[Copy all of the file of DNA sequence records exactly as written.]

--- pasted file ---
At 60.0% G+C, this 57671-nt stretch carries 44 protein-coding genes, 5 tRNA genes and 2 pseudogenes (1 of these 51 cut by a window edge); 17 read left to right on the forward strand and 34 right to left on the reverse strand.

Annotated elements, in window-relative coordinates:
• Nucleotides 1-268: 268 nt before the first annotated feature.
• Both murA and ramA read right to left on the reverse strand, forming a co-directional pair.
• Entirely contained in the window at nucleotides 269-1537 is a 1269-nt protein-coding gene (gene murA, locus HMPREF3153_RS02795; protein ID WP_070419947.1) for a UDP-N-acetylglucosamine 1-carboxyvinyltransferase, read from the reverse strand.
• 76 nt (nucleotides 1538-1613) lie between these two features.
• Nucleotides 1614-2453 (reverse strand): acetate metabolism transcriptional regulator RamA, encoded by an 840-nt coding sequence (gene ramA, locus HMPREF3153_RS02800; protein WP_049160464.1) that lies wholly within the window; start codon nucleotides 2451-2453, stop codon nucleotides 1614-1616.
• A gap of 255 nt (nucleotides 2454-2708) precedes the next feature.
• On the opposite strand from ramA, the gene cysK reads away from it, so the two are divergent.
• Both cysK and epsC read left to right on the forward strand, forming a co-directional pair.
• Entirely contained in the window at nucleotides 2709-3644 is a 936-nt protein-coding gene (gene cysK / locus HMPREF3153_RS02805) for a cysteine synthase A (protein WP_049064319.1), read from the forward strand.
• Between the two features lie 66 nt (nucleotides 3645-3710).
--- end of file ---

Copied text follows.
At 60.0% G+C, this 57671-nt stretch carries 44 protein-coding genes, 5 tRNA genes and 2 pseudogenes (1 of these 51 cut by a window edge); 17 read left to right on the forward strand and 34 right to left on the reverse strand.

Annotated elements, in window-relative coordinates:
• Nucleotides 1-268: 268 nt before the first annotated feature.
• Both murA and ramA read right to left on the reverse strand, forming a co-directional pair.
• Entirely contained in the window at nucleotides 269-1537 is a 1269-nt protein-coding gene (gene murA, locus HMPREF3153_RS02795; protein ID WP_070419947.1) for a UDP-N-acetylglucosamine 1-carboxyvinyltransferase, read from the reverse strand.
• 76 nt (nucleotides 1538-1613) lie between these two features.
• Nucleotides 1614-2453 (reverse strand): acetate metabolism transcriptional regulator RamA, encoded by an 840-nt coding sequence (gene ramA, locus HMPREF3153_RS02800; protein WP_049160464.1) that lies wholly within the window; start codon nucleotides 2451-2453, stop codon nucleotides 1614-1616.
• A gap of 255 nt (nucleotides 2454-2708) precedes the next feature.
• On the opposite strand from ramA, the gene cysK reads away from it, so the two are divergent.
• Both cysK and epsC read left to right on the forward strand, forming a co-directional pair.
• Entirely contained in the window at nucleotides 2709-3644 is a 936-nt protein-coding gene (gene cysK / locus HMPREF3153_RS02805) for a cysteine synthase A (protein WP_049064319.1), read from the forward strand.
• Between the two features lie 66 nt (nucleotides 3645-3710).